AMP Foundation partner since: 2004
2015 funding: $149,000
CentaCare Wilcannia-Forbes provides a broad range of social services to disadvantaged people in Central and Far West New South Wales (NSW). CentaCare's services cover a vast area of the state (52%), including many rural and remote communities of NSW.
In 2013, the AMP Foundation is funding CentaCare's Manage Your Income, Manage Your Life financial literacy program, which is designed to empower Aboriginal communities with the knowledge and confidence they need to make informed financial and life decisions.
People who take part in the course learn essential financial skills, such as how to formulate and use a budget plan, manage debt, shop smarter and access bank products that best suit their needs.
AMP Foundation partner since: 2008
2015 funding: $340,000
Clontarf Foundation uses football to attract young Indigenous men to school and keep them there. Clontarf's Football Academies operate in schools and colleges, supporting young Indigenous men to engage with education, complete school and transition to further education and employment.
Academy students must attend school regularly, apply themselves to their studies and embrace the academy's requirements for behaviour and self-discipline. Clontarf staff live and work in the students' local community, so they are better able to develop strong relationships with the students and mentor them on behavioural and lifestyle issues, which helps the students develop their life skills. Clontarf also provides intensive employment assistance when students finish their schooling and beyond.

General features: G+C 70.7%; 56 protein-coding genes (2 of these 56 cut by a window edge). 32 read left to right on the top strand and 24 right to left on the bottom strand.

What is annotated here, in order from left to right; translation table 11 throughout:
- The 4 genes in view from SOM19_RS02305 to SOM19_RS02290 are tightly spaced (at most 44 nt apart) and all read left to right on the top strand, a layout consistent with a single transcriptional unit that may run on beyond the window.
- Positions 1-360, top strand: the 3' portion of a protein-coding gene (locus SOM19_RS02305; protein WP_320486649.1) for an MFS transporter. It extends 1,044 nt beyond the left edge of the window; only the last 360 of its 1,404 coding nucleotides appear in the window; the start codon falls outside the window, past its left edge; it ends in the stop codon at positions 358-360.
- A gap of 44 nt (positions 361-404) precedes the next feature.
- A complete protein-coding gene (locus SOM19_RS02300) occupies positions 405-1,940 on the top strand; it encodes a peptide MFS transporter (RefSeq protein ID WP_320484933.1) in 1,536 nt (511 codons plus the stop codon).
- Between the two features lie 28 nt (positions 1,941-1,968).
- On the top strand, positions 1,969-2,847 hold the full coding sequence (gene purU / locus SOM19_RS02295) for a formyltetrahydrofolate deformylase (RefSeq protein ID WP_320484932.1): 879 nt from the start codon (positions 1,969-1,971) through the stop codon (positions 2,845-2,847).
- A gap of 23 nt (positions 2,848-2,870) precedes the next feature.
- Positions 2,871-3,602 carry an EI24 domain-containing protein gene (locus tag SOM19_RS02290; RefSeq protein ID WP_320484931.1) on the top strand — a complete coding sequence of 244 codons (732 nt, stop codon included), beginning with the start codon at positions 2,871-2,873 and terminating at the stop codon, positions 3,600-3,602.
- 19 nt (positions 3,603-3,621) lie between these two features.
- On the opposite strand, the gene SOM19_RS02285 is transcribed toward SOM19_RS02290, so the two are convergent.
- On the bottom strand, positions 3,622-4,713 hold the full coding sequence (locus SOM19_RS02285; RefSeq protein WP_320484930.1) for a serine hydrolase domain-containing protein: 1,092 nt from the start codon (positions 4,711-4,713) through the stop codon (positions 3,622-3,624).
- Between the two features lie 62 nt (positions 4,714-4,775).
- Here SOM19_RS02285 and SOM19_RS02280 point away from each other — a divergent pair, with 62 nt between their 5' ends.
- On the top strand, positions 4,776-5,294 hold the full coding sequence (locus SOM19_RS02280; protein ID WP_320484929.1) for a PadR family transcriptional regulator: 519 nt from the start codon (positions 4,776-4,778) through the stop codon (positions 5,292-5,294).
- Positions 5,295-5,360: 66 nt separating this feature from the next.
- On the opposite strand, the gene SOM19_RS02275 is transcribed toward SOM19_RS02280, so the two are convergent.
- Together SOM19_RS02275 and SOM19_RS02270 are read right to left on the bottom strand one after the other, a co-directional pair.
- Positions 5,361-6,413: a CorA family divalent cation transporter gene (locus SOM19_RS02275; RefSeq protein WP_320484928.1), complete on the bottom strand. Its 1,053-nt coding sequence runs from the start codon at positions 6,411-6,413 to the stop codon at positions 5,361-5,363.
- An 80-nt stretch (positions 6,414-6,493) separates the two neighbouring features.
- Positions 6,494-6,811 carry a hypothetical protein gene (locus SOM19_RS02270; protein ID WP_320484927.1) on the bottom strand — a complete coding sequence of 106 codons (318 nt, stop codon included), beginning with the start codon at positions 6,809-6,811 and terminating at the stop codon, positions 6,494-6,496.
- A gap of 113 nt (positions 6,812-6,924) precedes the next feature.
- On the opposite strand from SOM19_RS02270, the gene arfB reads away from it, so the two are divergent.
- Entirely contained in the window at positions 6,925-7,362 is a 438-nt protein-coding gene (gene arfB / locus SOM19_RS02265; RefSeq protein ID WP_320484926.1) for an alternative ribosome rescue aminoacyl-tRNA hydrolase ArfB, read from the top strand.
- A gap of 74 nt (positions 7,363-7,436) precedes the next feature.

AMP Foundation partner since: 2006
2015 funding: $445,000
CREATE Foundation is the only national organisation of its kind, which provides a voice for children and young people in foster care. CREATE works with all state governments to help improve children's care experience—as they enter the system as children, to when they transition into independent living at just 18 years of age.
CREATE forms an important connection with kids in care, lessening their sense of isolation and providing an important source of information on rights, issues and life skills.
AMP Foundation partner since: 2006
2015 funding: $125,000
Ganbina helps Indigenous young people under the age of 25 improve their economic and social wellbeing through school-to-work transition programs in the Goulburn Valley, Shepparton, Victoria.